But What About the Athletes?

At a bar in Livingston, Montana, I once sat down with Doug Peacock, a beleaguered Vietnam veteran, grizzly bear expert and model for Ed Abbey’s character, Hayduke.  I can remember Peacock slowly observing and studying me while we drank.  He grew increasingly comfortable with the things I said: I was clearly like-minded in my feelings towards environmental and conservation issues. I loved beat writing and literature.  I liked wild places and solitude.  Then we got to the athlete thing and it was clear that Peacock was backpedaling.  I’m not sure he thought athletics was worth the time.  Finally, he articulated a few phrases that have bounced around my head since I left the bar in Livingston, “Don’t get me wrong,” He said. “Athletics are a valid way to organize a life.  A perfectly valid way… like art or music.   (Athletics) just can’t trump everything else in the rest of the world, which it tends to do in our culture.”

Enter the athletic ambassadors for 350.  Since being enlisted by Bill McKibben to work with this 350 project, I’ve been both over- and under- whelmed by athletes.  Turn on the tv and you’ll find images of self-indulgent super stars wasting away in the warm glow of their celebrity.  Fortunately, you’ll find exceptions to the rule as well.  Those are the 350athletes.  They have been busy.  A few examples: Freeskier Chris Davenport requested more of the iconic green wristbands to push off on fellow skiers while continuing his self-propelled trips up Colorado’s toughest peaks.  Renown climber, Conrad Anker, had the 350 logo emblazoned on his portaledge during a recent trip to the Himalayas.  The logo makes a cameo in an upcoming film about his climbs sponsored by the North Face clothing company.  The MetLife cycling team, a regional pro-am group based out of Boston have offered up some prime real estate on their jerseys  and have offset their carbon emissions to push the cause.  Canadian super skiers, Thomas Grandi and Sara Renner organized a 350 bike ride back in October to push awareness. Grani made 350 the prime “sponsor” for his column on skiing’s international website FIS-ski.com.  Triathletes from London.  Pro-mountain bikers from Seattle. Climber. Baseball players. Even synchronized swimmers want to be involved. Some have posted 350 news to their personal blogs and written stories, pushing insight and action from otherwise uninitiated sports fans.  Some have gone further organizing actions and working on ideas for the upcoming October 24th movement.  Still others are piecing together where they’ll fit in with what feels to be a new order in sustainability, the  global economy and a world pushing for 350 parts per million.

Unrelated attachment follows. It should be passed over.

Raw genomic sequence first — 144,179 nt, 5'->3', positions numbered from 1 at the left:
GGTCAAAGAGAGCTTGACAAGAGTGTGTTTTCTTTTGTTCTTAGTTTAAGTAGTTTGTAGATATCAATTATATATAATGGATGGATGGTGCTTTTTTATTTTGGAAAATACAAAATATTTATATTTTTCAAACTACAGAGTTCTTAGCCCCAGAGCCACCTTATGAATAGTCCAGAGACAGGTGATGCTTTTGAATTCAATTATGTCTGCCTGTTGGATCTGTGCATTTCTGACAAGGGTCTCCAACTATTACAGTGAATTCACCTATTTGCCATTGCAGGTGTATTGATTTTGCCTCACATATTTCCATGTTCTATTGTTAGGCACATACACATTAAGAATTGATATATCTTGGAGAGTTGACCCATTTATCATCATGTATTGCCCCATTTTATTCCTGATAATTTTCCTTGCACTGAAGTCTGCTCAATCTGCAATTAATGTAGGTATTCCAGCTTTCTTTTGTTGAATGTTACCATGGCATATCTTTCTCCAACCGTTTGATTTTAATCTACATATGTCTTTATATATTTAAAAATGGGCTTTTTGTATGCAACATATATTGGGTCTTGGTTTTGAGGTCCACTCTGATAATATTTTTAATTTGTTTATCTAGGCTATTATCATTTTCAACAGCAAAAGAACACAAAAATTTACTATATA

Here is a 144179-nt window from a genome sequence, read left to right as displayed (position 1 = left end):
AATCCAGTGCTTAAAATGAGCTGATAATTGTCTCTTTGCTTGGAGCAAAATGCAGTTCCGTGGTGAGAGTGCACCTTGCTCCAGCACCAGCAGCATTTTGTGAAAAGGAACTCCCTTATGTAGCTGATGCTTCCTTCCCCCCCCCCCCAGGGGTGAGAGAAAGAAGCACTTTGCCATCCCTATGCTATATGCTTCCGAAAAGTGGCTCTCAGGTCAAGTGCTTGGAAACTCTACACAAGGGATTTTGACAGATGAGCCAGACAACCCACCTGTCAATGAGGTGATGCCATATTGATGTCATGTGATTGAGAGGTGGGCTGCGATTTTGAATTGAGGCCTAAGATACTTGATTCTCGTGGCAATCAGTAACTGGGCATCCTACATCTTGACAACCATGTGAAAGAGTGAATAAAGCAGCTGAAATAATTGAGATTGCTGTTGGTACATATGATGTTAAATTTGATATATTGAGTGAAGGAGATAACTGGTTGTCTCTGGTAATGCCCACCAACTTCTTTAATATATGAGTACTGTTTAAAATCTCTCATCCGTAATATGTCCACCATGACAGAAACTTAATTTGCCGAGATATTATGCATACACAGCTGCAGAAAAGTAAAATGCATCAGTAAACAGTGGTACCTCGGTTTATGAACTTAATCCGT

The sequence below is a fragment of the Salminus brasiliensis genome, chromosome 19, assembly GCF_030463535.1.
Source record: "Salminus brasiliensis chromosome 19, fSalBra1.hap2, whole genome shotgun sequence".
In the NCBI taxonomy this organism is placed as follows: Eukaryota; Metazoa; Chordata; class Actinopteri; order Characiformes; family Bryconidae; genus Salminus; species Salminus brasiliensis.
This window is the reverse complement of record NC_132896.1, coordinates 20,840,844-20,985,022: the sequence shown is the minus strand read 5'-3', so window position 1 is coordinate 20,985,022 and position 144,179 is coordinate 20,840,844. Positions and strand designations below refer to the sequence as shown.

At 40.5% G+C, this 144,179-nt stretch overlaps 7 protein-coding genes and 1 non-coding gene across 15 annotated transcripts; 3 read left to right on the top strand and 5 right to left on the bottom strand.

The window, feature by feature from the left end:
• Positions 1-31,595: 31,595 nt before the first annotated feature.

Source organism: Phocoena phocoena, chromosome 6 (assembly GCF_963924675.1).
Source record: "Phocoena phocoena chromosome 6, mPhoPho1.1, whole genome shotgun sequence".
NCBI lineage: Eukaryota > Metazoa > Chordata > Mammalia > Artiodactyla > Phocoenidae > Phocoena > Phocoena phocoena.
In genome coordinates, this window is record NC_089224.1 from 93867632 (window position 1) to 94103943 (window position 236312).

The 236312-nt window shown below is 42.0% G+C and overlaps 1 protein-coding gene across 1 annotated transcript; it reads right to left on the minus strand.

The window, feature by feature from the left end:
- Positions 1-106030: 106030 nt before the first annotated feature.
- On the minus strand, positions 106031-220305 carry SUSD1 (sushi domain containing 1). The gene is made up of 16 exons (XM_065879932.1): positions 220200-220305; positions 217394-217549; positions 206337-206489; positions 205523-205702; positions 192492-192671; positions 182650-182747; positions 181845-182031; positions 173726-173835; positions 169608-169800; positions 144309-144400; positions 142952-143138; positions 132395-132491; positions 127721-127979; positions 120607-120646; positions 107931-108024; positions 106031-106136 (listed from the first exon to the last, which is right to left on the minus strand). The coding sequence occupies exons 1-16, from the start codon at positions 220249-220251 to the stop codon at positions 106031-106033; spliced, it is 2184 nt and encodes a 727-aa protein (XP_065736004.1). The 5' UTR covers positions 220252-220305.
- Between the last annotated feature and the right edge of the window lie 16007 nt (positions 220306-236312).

On April 7th, the role that sustainability will play in athletics will be the topic of discussion for an athlete panel of concerned heroes.  Dhani Jones, star of the Travel Channel’s “Dhani Tackles the Globe” will share his considerable insights. An NFL player with the Cincinnati Bengals, Jones rides a bike to the stadium for practices & games, works with Al Gore’s climate change initiative and has promoted the World Food Program.  Jones is starring in a Travel Channel show highlighting different cultures in sport.  His huge love for living, authority on sport and understanding of the big issues of climate change make Dhani a key player in sport and sustainability.